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The Bango Number System
By Melody Lassalle


Many people from many nations were employed by the sugar plantations of Hawaii. The different languages and unusual names created problems from the get go. Because of this, sugar plantation owners devised an identification system to keep workers sorted out.

Upon each laborer's arrival, a plantation official gave them a metal tag called a bango. The bango was made of brass or aluminum and had a number printed on one side. It was usually worn on a chain around their neck. Bangos came in different shapes. The shape you wore was determined by your race. Every Hawaiian plantation used the bango system.

Laborers were required to wear their bango during working hours. Plantation accounts were kept by bango number not employee name. Pay, deductions for infractions, store purchases, laundry services, and so forth were all kept in account books under the bango number system. On pay day, workers presented their bango at the payroll desk. They could not get paid without their bango.

Plantation owners claimed the bango number made life easier. It was difficult for the plantation officials to learn the various spellings involved in the names of laborers from around the world. It saved them time and that made it essential.

On the plantation, the bango became another way for one group of people to belittle another. Overseers and Lunas would refer to the laborers by bango number rather than by name. By refusing to use an individual's first name, it made it easier to treat them punitatively. This created tension on the plantation. Management saw laborers as a sub-class. Laborers felt their identity had been stripped from them.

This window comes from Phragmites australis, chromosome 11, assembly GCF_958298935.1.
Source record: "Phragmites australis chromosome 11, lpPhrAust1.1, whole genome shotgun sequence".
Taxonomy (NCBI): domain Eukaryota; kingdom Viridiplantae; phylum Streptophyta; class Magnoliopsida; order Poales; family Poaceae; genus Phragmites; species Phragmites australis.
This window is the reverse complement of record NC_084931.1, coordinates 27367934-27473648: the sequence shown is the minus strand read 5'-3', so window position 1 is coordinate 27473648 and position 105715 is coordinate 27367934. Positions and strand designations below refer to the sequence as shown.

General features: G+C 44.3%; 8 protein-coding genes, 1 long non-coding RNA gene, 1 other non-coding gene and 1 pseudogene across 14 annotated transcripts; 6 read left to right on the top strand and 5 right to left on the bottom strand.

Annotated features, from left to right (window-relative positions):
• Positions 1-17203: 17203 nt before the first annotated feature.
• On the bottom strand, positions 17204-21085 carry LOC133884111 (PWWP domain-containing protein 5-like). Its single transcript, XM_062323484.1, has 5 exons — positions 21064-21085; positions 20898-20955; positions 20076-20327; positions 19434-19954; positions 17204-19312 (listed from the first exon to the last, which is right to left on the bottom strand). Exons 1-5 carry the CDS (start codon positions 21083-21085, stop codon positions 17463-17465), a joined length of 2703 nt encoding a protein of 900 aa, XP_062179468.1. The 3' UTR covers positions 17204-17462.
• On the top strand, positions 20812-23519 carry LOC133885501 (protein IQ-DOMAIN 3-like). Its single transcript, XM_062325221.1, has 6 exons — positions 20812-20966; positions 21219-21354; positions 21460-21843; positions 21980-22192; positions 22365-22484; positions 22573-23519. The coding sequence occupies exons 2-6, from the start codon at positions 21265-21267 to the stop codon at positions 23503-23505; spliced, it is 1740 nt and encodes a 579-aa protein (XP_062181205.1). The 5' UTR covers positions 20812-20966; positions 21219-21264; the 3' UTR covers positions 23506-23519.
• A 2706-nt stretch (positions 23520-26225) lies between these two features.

The bango may have solved some problems for the plantation owners. By using a number rather than name system for accounts, they could easily look things up. As researchers, we know how mangled foreign names get when recorded by someone not familiar with them. However, the system made it too easy for management to look down upon the laboring class. By referring to them by number rather than name, they added to the animosity that already existed between the overseers and lunas and the laborers. The system was too easy to corrupt by those who wanted to feel superior.


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